May 25, 2018
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Ballet is the new jazzercise

Mark Gail | The Washington Post
Mark Gail | The Washington Post
From left, Alyssa Adams, Reina Offutt Pratt and Mary Farber demonstrate ballet moves used in a barre fitness class at Potomac Pilates in Potomac, Md. Adams is doing a plie, which tones calves, and the resistance band around her ankles works the outer thighs. Pratt is modifying the teaser Pilates move by holding the barre. Farber’s tendu position strengthens the leg and builds flexibility.
By Vicky Hallett, The Washington Post

WASHINGTON — Ever heard the one about the woman who walks into a barre? If not, that’s about to change as fitness programs nationwide make room for ballet-inspired exercise classes.

That doesn’t mean it’s time to dust off your old tutu. These lessons aren’t designed to land you a starring role in “The Nutcracker,” but rather to help you look like you could by borrowing dancers’ strengthening and stretching techniques – while using their favorite prop.

The idea was originally developed 60 years ago in London by Lotte Berk. A student brought her method to New York in the 1970s, and it’s taken off over the past decade as more than a dozen barre fitness systems have been developed and marketed across the country. Barre3 Fitness, founded by celebrity trainer Sadie Lincoln in Oregon, is expanding to six states and the District of Columbia.

“There’s so much barre buzz now,” says Linda Bachrack, who brought the format to Washington in the summer of 2006, when she started teaching Pure Barre at a yoga studio. She’d been a fan of a Pure Barre studio when she lived in Michigan, and thought there’d be a demand for it in the nation’s capital.

If you’re wondering what it is about pulsing up and down in a plie that creates such an addiction, it seems to be that it works. “I can’t get anything else to tone my butt, but I’ve noticed a difference since doing this,” says Katie Schrier, 36, a regular at Xtend Barre classes at Fuel Pilates in Washington.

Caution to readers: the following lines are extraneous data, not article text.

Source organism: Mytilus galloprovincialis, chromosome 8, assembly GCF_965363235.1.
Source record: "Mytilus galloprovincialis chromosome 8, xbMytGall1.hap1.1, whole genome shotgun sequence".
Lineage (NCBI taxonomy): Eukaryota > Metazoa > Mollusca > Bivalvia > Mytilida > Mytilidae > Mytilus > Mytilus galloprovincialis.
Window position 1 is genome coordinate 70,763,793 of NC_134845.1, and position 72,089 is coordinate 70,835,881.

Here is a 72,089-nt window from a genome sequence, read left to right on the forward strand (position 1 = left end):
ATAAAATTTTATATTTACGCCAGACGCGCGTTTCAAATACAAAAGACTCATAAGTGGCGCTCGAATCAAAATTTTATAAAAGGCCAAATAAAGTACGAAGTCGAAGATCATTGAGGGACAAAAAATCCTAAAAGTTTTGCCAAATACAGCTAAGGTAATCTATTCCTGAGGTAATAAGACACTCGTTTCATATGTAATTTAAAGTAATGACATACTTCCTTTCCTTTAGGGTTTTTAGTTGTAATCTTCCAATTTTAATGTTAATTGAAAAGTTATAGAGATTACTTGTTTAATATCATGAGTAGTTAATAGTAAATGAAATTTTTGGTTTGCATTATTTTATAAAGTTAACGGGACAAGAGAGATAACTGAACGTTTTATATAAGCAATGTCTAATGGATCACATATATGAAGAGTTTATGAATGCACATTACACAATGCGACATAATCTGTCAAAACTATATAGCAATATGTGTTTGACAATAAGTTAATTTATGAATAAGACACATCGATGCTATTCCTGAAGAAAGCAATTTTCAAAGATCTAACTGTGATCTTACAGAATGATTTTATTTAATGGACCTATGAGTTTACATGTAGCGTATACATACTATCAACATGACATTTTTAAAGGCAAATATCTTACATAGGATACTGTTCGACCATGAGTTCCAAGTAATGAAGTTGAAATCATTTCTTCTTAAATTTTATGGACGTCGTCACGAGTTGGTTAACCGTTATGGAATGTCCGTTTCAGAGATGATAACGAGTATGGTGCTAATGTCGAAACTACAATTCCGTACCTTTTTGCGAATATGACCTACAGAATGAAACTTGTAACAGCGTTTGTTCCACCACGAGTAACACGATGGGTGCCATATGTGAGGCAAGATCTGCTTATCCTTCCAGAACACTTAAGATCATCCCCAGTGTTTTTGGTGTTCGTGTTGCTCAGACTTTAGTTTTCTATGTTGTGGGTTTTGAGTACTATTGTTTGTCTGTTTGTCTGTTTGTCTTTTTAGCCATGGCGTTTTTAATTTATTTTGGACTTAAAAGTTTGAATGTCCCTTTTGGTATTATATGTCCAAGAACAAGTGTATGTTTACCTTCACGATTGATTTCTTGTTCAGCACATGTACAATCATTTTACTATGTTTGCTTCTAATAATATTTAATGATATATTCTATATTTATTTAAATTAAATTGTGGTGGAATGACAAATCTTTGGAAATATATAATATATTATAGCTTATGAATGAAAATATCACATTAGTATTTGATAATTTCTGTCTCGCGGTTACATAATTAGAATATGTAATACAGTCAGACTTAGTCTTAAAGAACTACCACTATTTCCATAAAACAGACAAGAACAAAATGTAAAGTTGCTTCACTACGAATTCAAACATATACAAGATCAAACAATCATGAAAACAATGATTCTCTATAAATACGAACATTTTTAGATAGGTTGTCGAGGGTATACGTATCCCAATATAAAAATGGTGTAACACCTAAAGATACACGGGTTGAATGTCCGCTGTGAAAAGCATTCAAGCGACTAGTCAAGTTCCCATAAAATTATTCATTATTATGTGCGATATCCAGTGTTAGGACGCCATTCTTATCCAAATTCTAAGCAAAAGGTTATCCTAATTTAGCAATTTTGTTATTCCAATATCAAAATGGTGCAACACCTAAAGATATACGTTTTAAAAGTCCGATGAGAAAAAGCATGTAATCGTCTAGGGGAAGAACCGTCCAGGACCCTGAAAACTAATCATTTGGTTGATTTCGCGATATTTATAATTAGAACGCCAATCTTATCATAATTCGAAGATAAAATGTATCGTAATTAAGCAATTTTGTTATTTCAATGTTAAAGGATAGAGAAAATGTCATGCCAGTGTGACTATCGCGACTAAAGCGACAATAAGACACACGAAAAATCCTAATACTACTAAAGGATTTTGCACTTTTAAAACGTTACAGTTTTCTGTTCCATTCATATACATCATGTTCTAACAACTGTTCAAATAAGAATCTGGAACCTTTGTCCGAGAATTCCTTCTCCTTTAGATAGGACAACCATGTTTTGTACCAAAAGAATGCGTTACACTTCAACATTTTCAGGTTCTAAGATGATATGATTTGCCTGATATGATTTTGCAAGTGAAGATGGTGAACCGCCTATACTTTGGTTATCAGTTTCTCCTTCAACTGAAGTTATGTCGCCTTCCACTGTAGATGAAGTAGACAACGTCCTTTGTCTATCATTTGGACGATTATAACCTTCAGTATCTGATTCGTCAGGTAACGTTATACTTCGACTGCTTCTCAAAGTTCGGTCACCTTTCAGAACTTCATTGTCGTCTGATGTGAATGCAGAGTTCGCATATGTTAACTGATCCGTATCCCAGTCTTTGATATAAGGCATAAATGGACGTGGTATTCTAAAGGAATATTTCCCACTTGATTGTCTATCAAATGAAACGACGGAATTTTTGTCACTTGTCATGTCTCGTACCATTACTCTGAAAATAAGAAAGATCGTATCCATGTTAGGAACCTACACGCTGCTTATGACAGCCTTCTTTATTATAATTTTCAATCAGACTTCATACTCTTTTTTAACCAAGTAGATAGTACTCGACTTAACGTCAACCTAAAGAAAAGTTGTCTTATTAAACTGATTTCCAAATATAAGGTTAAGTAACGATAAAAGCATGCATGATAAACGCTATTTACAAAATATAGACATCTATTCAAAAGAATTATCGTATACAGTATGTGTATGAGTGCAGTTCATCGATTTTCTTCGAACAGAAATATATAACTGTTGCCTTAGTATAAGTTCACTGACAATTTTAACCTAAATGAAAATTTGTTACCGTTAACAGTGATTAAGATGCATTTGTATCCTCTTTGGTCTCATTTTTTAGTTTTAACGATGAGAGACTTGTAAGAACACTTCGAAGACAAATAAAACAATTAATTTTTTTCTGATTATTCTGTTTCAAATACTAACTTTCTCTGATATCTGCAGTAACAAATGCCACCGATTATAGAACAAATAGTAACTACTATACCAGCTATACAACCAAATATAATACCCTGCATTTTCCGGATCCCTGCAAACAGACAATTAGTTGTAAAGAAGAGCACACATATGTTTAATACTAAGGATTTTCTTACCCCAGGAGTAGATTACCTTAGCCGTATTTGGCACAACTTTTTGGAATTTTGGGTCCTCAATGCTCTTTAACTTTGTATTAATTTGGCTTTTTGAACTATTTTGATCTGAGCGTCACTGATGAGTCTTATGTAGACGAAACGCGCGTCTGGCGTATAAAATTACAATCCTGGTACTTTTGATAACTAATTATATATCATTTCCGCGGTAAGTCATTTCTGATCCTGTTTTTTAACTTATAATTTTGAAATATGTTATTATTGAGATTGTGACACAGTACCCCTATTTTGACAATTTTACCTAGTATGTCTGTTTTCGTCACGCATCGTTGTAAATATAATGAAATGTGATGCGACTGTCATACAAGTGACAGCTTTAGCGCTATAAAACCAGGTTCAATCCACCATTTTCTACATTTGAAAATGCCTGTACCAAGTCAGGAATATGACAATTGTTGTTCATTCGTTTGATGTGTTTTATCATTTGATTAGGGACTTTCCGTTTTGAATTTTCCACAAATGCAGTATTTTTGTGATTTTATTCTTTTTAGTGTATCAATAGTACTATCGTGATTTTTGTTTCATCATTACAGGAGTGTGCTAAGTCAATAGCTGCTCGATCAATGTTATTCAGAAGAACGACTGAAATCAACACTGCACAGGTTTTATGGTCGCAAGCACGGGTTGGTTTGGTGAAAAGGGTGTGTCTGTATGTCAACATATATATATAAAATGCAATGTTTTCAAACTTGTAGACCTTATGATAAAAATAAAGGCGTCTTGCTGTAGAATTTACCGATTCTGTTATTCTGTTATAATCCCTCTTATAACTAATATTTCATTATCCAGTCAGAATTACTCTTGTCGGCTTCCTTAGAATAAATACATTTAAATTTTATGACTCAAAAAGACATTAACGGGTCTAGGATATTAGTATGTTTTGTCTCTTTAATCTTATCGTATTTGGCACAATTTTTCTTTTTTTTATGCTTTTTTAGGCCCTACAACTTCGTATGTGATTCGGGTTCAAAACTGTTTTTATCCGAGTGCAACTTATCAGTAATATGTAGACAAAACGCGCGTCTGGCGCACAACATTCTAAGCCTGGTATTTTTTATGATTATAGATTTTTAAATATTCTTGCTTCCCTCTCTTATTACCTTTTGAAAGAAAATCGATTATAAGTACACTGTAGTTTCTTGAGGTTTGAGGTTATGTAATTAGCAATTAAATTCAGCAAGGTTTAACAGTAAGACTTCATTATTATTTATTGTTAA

Fuel owner Kelly Griffith started the program a year ago as a complement to Pilates training. It’s similarly focused on strengthening the core, but there’s more of a cardio component thanks to a constant flow from one move to the next and exercises that work multiple muscles simultaneously. When she’s cueing, “Down an inch, up an inch,” that doesn’t sound particularly challenging, but just watch the sweat dripping down students’ faces. “You’re getting at these tiny muscles you don’t with anything else,” she says. “When’s the last time you lifted your leg by squeezing your butt?”

And when was the last time your legs shook uncontrollably as you tried to hold a particular position? That quake sensation happens in just about every barre class — one of the many common denominators. Each style has its own hallmarks. Some are on wood floors, others are on padded carpeting. Some require students to wear socks, others demand bare feet. Most claim to be better than the competition because they focus more on safety. But the exercises are fairly consistent.

Usually you’ll start with marching leg lifts to warm up the body. Then it’s time to grab light weights (typically three pounds or less) for a series of arm exercises that require keeping your limbs up for an extended period without a break. You’ll move to the barre to work thighs and “seat” (the barre word for butt) with movements that often involve standing on one leg, being on your toes or both. From there, you’ll likely sit on the ground and hold the barre above your head to attack those abs by lifting your legs. Between each section, you stretch.

Not that every class is the same. Within this framework, there are endless variations, particularly when you bring in props other than the barre. Slightly squishy balls that often get squeezed between students’ thighs are common. One that’s not is the glide board, a slippery surface designed to let users do a side-to-side ice skating motion.

Reina Offutt Pratt, owner of Potomac (Md.) Pilates, has been amazed by the range of ages her new BeyondBarre program attracts. It brings in the typical 25- to 45-year-old crowd, but also students who are much older.

You’ll often find 40-year-old Molly Hamilton taking BeyondBarre classes with her mom, who’s in her 70s. That’s because this kind of exercise doesn’t require running, jumping or other jarring movements that often limit seniors in fitness classes. But being kinder to your body can end up being a more effective workout, says another instructor who’s had clients into their 80s.

There’s no better advertisement for the benefits of barre as you mature than Bachrack. The 59-year-old grandmother of six has a better body than most women a third of her age.

Talk about raising the barre.

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